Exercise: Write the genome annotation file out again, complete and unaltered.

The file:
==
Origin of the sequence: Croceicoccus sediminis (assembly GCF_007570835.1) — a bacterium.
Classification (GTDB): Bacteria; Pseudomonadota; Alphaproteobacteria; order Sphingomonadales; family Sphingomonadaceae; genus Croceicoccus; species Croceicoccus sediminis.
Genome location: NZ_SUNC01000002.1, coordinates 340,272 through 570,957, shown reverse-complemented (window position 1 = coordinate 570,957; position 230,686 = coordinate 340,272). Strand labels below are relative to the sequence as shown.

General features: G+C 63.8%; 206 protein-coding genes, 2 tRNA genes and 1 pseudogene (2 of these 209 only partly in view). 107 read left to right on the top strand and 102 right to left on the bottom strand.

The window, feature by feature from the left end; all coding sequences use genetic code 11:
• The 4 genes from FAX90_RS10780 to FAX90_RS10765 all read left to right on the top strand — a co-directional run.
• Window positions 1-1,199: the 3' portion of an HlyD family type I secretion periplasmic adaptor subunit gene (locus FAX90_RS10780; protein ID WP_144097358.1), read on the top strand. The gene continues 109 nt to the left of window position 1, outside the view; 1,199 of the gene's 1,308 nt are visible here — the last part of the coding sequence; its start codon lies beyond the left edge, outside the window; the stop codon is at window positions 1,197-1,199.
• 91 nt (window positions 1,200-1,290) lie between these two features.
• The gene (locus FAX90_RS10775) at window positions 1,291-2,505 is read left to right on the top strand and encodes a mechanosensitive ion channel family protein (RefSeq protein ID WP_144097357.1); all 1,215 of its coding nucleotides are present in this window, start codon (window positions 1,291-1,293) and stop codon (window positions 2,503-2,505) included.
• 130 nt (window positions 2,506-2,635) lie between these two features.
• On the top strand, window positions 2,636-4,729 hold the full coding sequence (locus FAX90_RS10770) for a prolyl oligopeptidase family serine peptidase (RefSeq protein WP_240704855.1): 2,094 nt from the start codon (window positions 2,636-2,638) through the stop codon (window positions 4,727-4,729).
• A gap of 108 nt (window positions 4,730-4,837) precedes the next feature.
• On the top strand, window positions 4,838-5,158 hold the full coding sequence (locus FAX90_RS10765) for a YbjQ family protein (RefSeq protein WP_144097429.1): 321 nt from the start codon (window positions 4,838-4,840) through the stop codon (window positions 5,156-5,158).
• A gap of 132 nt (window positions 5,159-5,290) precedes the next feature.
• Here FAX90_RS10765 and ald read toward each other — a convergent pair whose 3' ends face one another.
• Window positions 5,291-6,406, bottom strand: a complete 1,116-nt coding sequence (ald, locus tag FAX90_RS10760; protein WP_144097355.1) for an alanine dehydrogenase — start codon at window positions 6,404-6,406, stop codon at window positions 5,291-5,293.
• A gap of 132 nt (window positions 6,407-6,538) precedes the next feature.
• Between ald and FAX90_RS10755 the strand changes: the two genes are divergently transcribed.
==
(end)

Origin of the sequence: Croceicoccus sediminis (assembly GCF_007570835.1) — a bacterium.
Classification (GTDB): Bacteria; Pseudomonadota; Alphaproteobacteria; order Sphingomonadales; family Sphingomonadaceae; genus Croceicoccus; species Croceicoccus sediminis.
Genome location: NZ_SUNC01000002.1, coordinates 340,272 through 570,957, shown reverse-complemented (window position 1 = coordinate 570,957; position 230,686 = coordinate 340,272). Strand labels below are relative to the sequence as shown.

General features: G+C 63.8%; 206 protein-coding genes, 2 tRNA genes and 1 pseudogene (2 of these 209 only partly in view). 107 read left to right on the top strand and 102 right to left on the bottom strand.

The window, feature by feature from the left end; all coding sequences use genetic code 11:
• The 4 genes from FAX90_RS10780 to FAX90_RS10765 all read left to right on the top strand — a co-directional run.
• Window positions 1-1,199: the 3' portion of an HlyD family type I secretion periplasmic adaptor subunit gene (locus FAX90_RS10780; protein ID WP_144097358.1), read on the top strand. The gene continues 109 nt to the left of window position 1, outside the view; 1,199 of the gene's 1,308 nt are visible here — the last part of the coding sequence; its start codon lies beyond the left edge, outside the window; the stop codon is at window positions 1,197-1,199.
• 91 nt (window positions 1,200-1,290) lie between these two features.
• The gene (locus FAX90_RS10775) at window positions 1,291-2,505 is read left to right on the top strand and encodes a mechanosensitive ion channel family protein (RefSeq protein ID WP_144097357.1); all 1,215 of its coding nucleotides are present in this window, start codon (window positions 1,291-1,293) and stop codon (window positions 2,503-2,505) included.
• 130 nt (window positions 2,506-2,635) lie between these two features.
• On the top strand, window positions 2,636-4,729 hold the full coding sequence (locus FAX90_RS10770) for a prolyl oligopeptidase family serine peptidase (RefSeq protein WP_240704855.1): 2,094 nt from the start codon (window positions 2,636-2,638) through the stop codon (window positions 4,727-4,729).
• A gap of 108 nt (window positions 4,730-4,837) precedes the next feature.
• On the top strand, window positions 4,838-5,158 hold the full coding sequence (locus FAX90_RS10765) for a YbjQ family protein (RefSeq protein WP_144097429.1): 321 nt from the start codon (window positions 4,838-4,840) through the stop codon (window positions 5,156-5,158).
• A gap of 132 nt (window positions 5,159-5,290) precedes the next feature.
• Here FAX90_RS10765 and ald read toward each other — a convergent pair whose 3' ends face one another.
• Window positions 5,291-6,406, bottom strand: a complete 1,116-nt coding sequence (ald, locus tag FAX90_RS10760; protein WP_144097355.1) for an alanine dehydrogenase — start codon at window positions 6,404-6,406, stop codon at window positions 5,291-5,293.
• A gap of 132 nt (window positions 6,407-6,538) precedes the next feature.
• Between ald and FAX90_RS10755 the strand changes: the two genes are divergently transcribed.